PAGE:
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County considers jail needs

FAIRMONT — The Martin County Commissioners on Tuesday heard from the Sheriff’s office regarding jail food service needs.

“We are looking at adding a kitchen back in after many years of not having it and it comes with a pricetag,” said Chief Deputy Corey Klanderud.

When the jail was originally built, it had a kitchen but over the years it was transitioned into a laundry room.

Hy-Vee had been providing food service to the jail, but then cancelled their contract with the county and the Sheriff’s office has since worked to find a local vendor to provide food service to the jail. Lakeview Health Services had provided meals on a temporary basis, but there is still a need to find a vendor to produce the meals for the jails.

Klanderud said they brought a proposal to the building committee and are not only looking at adding a kitchen, but a new laundry room and dry storage room. Klanderud said space is tight but they’ll make it work. Four areas will need to be reorganized to make it work. The initial cost estimate for the project is $75,000.

The sheriff’s office is seeking approval to get started with plumbing and electrical to move the laundry room.

“The challenge with the food service is that with the appliances, there’s severe delay in production. After we get it ordered it could be 12 to 16 weeks before it’s delivered,” Klanderud said.

He said their current food service provider talked about ending their service at the beginning of October and Klanderud said they’ve asked for it to be extended, which was granted but for an undetermined amount of time.

Commissioner Kathy Smith asked if the equipment can be moved to the Justice Center jail, which Klanderud said most appliances will be on wheels or will be able to be moved.

“All of the stuff we’re asking to purchase now is usable in the new facility,” Klanderud said.

Commissioner Elliot Belgard said, “We all know what happened. We lost our food service provider, we can’t get anyone to do it, we need to do it ourselves. We do think we can get it under the ARPA funds because it’s basically due to Covid that we don’t have someone providing food service.”

Klanderud said as soon as the option of getting a kitchen moves forward, they would look for a company to actually provide food service.

A motion was made to go ahead with the project.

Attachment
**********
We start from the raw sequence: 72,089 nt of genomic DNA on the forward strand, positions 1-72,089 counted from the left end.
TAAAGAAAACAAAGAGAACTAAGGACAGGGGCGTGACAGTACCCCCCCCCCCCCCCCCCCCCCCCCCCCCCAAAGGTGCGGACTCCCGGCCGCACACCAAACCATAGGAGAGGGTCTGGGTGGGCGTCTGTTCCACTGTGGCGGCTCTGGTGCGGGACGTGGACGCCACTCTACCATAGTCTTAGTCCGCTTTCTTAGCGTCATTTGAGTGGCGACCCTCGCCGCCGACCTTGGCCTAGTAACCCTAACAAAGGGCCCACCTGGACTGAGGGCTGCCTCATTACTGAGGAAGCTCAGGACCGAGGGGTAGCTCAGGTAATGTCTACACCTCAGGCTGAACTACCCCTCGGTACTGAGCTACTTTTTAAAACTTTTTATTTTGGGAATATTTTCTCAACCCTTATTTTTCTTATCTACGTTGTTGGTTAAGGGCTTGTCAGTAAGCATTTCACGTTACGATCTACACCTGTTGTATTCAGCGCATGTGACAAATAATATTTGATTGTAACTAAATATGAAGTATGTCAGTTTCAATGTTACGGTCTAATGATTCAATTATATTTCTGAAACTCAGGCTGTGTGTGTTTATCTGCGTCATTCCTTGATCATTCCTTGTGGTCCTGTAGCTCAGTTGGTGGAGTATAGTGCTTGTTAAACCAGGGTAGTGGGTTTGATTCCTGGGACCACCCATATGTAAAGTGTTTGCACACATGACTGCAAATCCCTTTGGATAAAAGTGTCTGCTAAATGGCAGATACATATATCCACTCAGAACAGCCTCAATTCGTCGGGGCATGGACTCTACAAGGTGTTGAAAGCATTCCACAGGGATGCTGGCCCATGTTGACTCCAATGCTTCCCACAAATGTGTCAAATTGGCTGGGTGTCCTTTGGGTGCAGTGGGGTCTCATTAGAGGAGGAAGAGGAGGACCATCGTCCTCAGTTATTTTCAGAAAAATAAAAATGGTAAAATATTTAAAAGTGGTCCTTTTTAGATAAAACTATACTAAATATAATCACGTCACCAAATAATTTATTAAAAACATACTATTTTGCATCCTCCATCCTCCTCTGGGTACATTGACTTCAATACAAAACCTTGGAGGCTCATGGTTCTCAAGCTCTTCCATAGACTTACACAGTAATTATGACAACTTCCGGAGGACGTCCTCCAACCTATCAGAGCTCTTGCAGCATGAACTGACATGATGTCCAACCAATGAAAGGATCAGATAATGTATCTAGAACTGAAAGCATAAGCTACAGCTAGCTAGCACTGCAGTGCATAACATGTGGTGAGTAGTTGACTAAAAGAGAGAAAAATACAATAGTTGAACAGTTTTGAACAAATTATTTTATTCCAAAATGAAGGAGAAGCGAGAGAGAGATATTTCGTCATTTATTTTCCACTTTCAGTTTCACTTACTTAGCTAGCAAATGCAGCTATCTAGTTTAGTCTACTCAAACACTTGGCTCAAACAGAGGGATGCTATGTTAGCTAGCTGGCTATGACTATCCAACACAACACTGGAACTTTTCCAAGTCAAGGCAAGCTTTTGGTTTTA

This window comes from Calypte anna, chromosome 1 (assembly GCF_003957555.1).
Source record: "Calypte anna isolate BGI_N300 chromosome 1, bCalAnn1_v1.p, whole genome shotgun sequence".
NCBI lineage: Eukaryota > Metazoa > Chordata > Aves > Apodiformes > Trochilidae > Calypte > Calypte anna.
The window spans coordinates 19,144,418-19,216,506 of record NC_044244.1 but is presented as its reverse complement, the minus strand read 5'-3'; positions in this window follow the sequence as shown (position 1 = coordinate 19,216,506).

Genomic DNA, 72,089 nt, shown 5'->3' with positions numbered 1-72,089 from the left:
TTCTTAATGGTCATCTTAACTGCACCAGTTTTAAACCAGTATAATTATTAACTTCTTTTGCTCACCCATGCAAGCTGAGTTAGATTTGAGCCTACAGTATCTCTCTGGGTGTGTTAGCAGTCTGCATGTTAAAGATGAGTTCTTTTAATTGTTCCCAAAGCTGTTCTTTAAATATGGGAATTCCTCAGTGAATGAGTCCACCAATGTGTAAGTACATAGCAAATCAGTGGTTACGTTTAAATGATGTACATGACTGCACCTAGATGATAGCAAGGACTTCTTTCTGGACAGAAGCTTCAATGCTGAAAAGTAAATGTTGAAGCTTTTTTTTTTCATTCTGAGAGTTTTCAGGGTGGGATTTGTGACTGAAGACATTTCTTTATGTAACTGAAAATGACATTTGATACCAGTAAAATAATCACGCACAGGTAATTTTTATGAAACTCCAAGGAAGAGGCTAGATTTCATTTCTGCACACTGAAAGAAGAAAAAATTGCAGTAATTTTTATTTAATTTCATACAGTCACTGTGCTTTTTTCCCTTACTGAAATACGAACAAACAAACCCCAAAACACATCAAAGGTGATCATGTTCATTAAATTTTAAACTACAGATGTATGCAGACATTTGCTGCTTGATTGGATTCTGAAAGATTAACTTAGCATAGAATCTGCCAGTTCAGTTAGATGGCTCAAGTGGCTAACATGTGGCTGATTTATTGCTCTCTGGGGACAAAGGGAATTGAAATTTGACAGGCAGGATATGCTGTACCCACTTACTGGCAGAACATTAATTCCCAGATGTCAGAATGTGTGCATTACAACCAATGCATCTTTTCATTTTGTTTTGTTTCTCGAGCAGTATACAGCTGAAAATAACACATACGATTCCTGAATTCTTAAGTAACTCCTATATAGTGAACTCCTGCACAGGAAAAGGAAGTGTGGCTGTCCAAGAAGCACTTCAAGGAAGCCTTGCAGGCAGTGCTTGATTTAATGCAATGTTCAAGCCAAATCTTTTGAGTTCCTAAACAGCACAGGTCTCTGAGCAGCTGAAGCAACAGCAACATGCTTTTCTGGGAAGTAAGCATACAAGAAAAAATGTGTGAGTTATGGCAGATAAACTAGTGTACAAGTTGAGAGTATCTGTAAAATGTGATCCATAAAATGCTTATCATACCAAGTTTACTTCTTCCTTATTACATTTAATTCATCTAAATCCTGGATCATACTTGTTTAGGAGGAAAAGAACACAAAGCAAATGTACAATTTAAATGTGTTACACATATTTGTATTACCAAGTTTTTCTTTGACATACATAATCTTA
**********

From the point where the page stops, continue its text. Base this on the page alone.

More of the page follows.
Moving to other matters, Doug Hartke of the Fox Lake Conservation League was present to notify the board of a recent purchase of land.

“Last Tuesday we purchased 80 acres in Elm Creek Township,” Hartke said.

He said current taxes this year are $2,774. Based on their appraisal of $800,000, the future PILT payment should be $6,000.

“Fox Lake will restore the parcel to native forms and grasses and will restore 25 to 35 acres of wetland on the parcel,” Hartke said.

Belgard asked about the high cost of the land and whether that was an indicator of it being prime farmland. Hartke said it’s middle range, not high end.

Belgard asked whether the land was bought in an auction and someone was bidding against them to use it as farmland, to which Hartke said “yes.”

“That’s important for us to know, but I guess we don’t have action on it,” Belgard said.

After Fox Lake Conservation League restores the land, it will be transferred to the DNR in 2022 or 2023.

The board also heard a brief update on the courthouse dome project. County Coordinator Scott Higgins said they are waiting for four new eagle statues, which will sit at the base of the dome. They’ve been delayed and are now slated to come Oct. 15.

He said that the while the unveiling ceremony was supposed to be held this month, it will be pushed back to next spring or summer.

“Construction is supposed to start this week on the roof. They’ll be working on that from now until December when the timeline says it should be complete,” Higgins said.

Commissioner Richard Koons said he’s noticed there are some issues with the second hand on the clock. He said he’s noticed that it stalls quite often. Smith said someone told her that the clock was off by four minutes.

In other action, the board:

— Set the proposed tax levy at a 3.87 percent increase.

— Held a brief ceremony to recognize Martin County employees for serving in increments of five years from five to 35 years. New employees were also recognized.

— Approved Alex Young-Williams, Lead for America Fellow, to help with broadband efforts and sit on the broadband citizen committee.

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